by Fran Eaton
Successful business for generations
“Adaptable,” “versatile,” “profitable,” “creative” -- all words that describe manufacturers that survive and thrive from generation to generation. And those are the words that describe Stanley Spring and Stamping Corporation, a Chicago-based manufacturer that Reb Banas’ grandfather Stanley, a Polish immigrant, started up as World War II closed down. “My grandfather started in 1944 with a hand coiler in his garage while working for another spring company,” Reb Benas told News Bulletin. “He then rented a three-flat with a manual elevator near where the Chicago Stadium now stands, before moving to this location on West Foster.” Banas’ father Ron and his uncle Stan took over the business in 1954. Today, as a third-generation member of the Banas Family, Reb says he is proud Stanley Spring and Stamping is one of the largest family-owned producers of custom springs, stampings, wire forms and fasteners in the world, serving many different industries.
Industry changes demand versatility
The business has thrived during some of manufacturing history’s most rapidly developing and dramatically-changing time periods. Starting with producing springs, Stanley Spring and Stamping added and changed its services to meet the industry’s demands. “As business turned, so did our customers,” Reb Banas said. “At one time we were making wires for Zenith, RCA and Magnavox TVs, as well as washers and dryers. Then along came plasma and flat screens and that work went offshore, as did the customers. We had to adapt to the demands – as every manufacturer does.” Stanley Spring and Stamping boasts a large, diverse customer base – from electronics to consumer appliances to outdoor power equipment and seatbacks for chairs. “There are springs in your glove compartments, visors, trunk releases, gas cap releases,” Banas said. “There are springs on sidewalk-edging blades, in electronics behind electrical outlets, cell phone plugs – it’s hard for most people to appreciate where springs are.” Banas says all manufacturers face the challenge of winning and keeping customers, making their work profitable and finding skilled team members. “When we find good workers, they stay,” he said. “In the last year, we had three employees celebrate 50 years at Stanley Spring. Our average length of employment is 26 years. Their experience is valuable and crucial to the company’s success.” Stanley Spring’s team experience permits the company to offer important recommendations on print tolerances, materials and secondary operations – something every producer wants to keep costs low and production efficient. Reb says the future is bright for manufacturing as a whole, but some dark clouds on the economic horizon concern him. “I’m optimistic on the industry and our business, but I’m very pessimistic on the state government. It worries me more than anything. The state’s finances are in such disrepair,” he said, echoing concerns other Illinois manufacturers have voiced in recent months. Banas said being located in Illinois and also in Cook County and Chicago places three strikes against his company’s outlook. On one hand, his Chicago location has historically hosted a regional network of premiere wire and metal producers. On the other hand, government demands on business owners by the state, county and city has caused Banas to reconsider and investigate the cost of moving to Wisconsin. He found that not only would such a move upend the company’s access to its 95 skilled employees, moving 500 pieces machinery and setting up a new facility would cost the company at least 40 days of crucial production. “For us, moving just doesn’t work,” Banas said. However, Stanley Spring expanded recently by setting up a facility in Fort Lauderdale, Florida that focuses on customized projects. When not overseeing the two Stanley Spring facilities, Reb is busy with his family. Two of his four children are currently in college and the youngest is in junior high school. He stays busy coaching baseball teams, golfing and swimming – a sport in which he competed while studying at Southern Methodist University. Banas’ office walls are lined with photos of teams, plaques and autographed sports memorabilia. He’s also active with charitable causes such as Misericordia, Evans Scholars Foundation and Loyola Academy.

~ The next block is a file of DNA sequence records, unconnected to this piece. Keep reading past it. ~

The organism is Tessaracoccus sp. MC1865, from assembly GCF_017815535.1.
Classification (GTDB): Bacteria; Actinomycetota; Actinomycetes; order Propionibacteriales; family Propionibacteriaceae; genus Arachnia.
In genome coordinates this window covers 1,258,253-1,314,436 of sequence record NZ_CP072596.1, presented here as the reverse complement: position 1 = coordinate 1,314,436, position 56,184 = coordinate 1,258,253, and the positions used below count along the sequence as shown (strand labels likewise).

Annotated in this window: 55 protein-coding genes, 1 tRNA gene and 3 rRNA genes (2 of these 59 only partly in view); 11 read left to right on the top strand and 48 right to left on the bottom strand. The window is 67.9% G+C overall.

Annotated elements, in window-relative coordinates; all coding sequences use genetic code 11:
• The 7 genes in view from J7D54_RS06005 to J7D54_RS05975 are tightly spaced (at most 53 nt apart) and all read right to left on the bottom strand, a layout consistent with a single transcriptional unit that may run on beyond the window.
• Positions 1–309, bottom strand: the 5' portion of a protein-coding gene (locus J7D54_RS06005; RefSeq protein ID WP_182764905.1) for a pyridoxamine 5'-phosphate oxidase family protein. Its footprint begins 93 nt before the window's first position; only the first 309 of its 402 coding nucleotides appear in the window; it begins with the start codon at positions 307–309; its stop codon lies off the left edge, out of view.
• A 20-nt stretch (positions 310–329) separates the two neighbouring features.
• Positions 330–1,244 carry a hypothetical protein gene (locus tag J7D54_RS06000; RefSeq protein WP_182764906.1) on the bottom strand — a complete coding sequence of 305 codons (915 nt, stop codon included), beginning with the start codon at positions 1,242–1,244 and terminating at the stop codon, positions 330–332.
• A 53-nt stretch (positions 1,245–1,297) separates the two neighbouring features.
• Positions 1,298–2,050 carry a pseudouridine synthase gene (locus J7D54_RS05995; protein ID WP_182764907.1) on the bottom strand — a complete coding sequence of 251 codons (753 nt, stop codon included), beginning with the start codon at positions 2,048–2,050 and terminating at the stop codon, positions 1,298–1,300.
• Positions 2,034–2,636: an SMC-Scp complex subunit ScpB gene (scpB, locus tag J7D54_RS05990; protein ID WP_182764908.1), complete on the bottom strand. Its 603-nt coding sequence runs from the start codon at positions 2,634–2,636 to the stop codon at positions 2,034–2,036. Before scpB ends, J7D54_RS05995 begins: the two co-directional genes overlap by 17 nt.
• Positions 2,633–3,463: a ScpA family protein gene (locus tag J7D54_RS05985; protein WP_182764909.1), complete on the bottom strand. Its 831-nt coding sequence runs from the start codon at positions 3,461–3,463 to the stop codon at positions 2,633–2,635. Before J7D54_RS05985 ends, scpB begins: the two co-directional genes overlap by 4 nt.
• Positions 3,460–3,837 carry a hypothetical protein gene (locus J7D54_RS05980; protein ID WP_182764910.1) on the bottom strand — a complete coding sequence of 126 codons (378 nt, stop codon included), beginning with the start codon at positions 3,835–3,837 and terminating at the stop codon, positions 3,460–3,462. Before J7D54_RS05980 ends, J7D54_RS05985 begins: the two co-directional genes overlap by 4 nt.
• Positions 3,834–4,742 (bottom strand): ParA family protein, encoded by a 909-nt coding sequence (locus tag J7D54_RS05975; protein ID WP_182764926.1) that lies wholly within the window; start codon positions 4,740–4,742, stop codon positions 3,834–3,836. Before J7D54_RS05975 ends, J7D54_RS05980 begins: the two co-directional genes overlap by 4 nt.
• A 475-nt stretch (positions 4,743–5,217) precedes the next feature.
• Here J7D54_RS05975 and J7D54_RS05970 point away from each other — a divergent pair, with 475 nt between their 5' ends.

Rewards of leading 3-generation business
“There’s a sense of accomplishment in buying materials, designing something, selling it at a specific price and making something people are buying. All that contributes to the economy while producing something – and actually making something and selling it at a profit,” Banas said. “That’s all rewarding. Add to that, working with people for years that show up every day to do their jobs. It’s something you never take for granted.” Evidence once again of Stanley Spring and Stamping’s cultural “adaptability,” “versatility,” “profitability,” “creativity” – and why companies like theirs will be around for generations to come. Stanley Spring and Stamping is located at 5050 West Foster in Chicago or on the web at www.stanleyspring.com.
Eaton F. Adapting to Demand Allows Third-Generation Business to Thrive. tma news bulletin. 2019;76(1):8-9.